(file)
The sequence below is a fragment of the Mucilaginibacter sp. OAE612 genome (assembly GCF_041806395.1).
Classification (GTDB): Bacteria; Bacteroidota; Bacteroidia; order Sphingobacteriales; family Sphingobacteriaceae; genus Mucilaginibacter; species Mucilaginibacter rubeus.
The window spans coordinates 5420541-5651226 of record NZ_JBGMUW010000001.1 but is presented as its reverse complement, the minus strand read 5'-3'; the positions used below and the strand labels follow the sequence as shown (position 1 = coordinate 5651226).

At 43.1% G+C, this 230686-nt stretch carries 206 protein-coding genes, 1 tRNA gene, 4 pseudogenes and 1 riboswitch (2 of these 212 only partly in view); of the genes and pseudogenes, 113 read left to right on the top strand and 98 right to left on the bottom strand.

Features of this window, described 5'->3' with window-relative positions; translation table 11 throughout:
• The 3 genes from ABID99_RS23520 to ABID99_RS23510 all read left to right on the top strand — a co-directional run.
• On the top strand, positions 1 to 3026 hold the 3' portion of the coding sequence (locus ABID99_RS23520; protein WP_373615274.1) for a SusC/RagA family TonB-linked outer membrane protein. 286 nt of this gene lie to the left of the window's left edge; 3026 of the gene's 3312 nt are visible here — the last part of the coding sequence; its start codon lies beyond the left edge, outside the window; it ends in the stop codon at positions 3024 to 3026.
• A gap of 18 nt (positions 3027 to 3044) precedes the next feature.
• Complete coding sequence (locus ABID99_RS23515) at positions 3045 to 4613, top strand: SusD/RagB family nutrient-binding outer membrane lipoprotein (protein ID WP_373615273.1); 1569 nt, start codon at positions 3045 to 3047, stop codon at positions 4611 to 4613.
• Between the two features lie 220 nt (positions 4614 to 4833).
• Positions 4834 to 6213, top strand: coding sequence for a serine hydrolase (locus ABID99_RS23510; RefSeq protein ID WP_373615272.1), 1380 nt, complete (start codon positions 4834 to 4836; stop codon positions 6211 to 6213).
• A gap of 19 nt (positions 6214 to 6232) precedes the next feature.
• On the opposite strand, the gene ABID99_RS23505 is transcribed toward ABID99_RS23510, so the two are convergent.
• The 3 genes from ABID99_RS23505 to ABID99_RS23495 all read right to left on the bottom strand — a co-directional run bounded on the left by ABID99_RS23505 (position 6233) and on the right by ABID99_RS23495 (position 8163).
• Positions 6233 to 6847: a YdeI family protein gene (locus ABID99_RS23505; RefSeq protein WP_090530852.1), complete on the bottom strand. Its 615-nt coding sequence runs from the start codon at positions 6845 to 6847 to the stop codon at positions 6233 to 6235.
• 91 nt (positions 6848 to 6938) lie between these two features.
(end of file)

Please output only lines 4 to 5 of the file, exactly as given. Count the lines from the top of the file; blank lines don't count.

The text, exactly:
At 43.1% G+C, this 230686-nt stretch carries 206 protein-coding genes, 1 tRNA gene, 4 pseudogenes and 1 riboswitch (2 of these 212 only partly in view); of the genes and pseudogenes, 113 read left to right on the top strand and 98 right to left on the bottom strand.

Features of this window, described 5'->3' with window-relative positions; translation table 11 throughout: